When we aren't Covid-depressed, we presbyters are faced at this time in the year with the question of whether to concelebrate the Chrism Mass; perhaps, also, the Easter Vigil.
I intend, over the next few days, to investigate what the Catholic Church, and particularly the Latin Church, has historically taught about Concelebration. One of my reasons for doing this is a feeling I get ... that there are some, keen Traditionalists, whose concept of Tradition is "What people did in 1950".
I violently resent the prohibitions now in place in one of PF's basilicas in Rome. I deplore the disappearance of the normative discipline of the daily Mass for each and every priest in the Latin Church. I think a lot of concelebrations are just plain silly, as well as highly indecorous.
But Concelebration does exist in the Great Tradition within the Latin Church ... and I think it is worth disentangling this Tradition from the malpractices of Bergoglianity.
For a number of years, before I came to believe that Concelebration should only be done rarely and under the presidency of one's bishop, I concelebrated each morning with my brother priests (except on those mornings when I said a Latin Mass in a different Chapel with those students and colleagues who liked that sort of thing). I was disconcerted by a concelebrating colleague who had a habit of edging his voice ahead of mine even when I was Principal Celebrant. Why should he, I fretted, snatch the Mass from me by consecrating ahead of me and leaving me without the substances of bread and wine to consecrate myself? So I developed a habit of getting a good head of breath earlier in the Institution Narrative so that I could keep in sync with him.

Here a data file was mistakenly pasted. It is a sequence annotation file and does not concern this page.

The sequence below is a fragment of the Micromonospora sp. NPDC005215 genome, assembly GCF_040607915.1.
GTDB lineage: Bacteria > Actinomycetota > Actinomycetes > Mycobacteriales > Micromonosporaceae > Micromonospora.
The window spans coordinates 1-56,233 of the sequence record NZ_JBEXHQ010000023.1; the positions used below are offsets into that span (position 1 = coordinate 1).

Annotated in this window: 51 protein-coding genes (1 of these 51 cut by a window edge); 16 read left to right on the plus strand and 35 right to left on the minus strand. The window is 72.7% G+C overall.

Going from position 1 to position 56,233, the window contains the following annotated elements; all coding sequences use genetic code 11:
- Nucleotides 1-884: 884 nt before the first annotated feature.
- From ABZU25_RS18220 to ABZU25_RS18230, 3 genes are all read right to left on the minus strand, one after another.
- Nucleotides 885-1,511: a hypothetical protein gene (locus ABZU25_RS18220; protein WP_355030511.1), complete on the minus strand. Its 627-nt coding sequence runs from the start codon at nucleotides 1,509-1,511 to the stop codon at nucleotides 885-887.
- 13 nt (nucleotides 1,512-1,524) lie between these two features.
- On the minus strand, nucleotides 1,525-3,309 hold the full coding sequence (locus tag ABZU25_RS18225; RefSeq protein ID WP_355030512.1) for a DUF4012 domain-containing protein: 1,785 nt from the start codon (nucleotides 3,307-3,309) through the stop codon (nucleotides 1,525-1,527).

I needn't have bothered. A Pope sorted this problem out for me 800 years ago. I wish I'd known!
Innocent III (1198-1216) takes it for granted that "from time to time many priests concelebrate" and adds "the Cardinal Presbyters of Rome have been accustomed to stand around the the Pontiff and to consecrate together with him" - a pretty blunt and authoritative indication from the Bishop of Rome as to the meaning of the Rites of his own Church. What concerns him is this very question of what happens if they don't keep their voices together at the words of Consecration. "Is the one who first pronounces the words the only one who confects the Sacrament?" His answer to this is that "Whether the priests utter them before or after, their intention must be referred to the instant at which the Bishop says them, with whom principally they are concelebrating, and then all consecrate and confect at the same time".
Some modern 'traditionalists' believe that all Concelebration is wrong. Innocent III thought and taught differently. Look him up if you don't believe he really "counts" as a "reliable" pope.
I wonder if S Thomas Aquinas agrees with him? I'll answer that question next.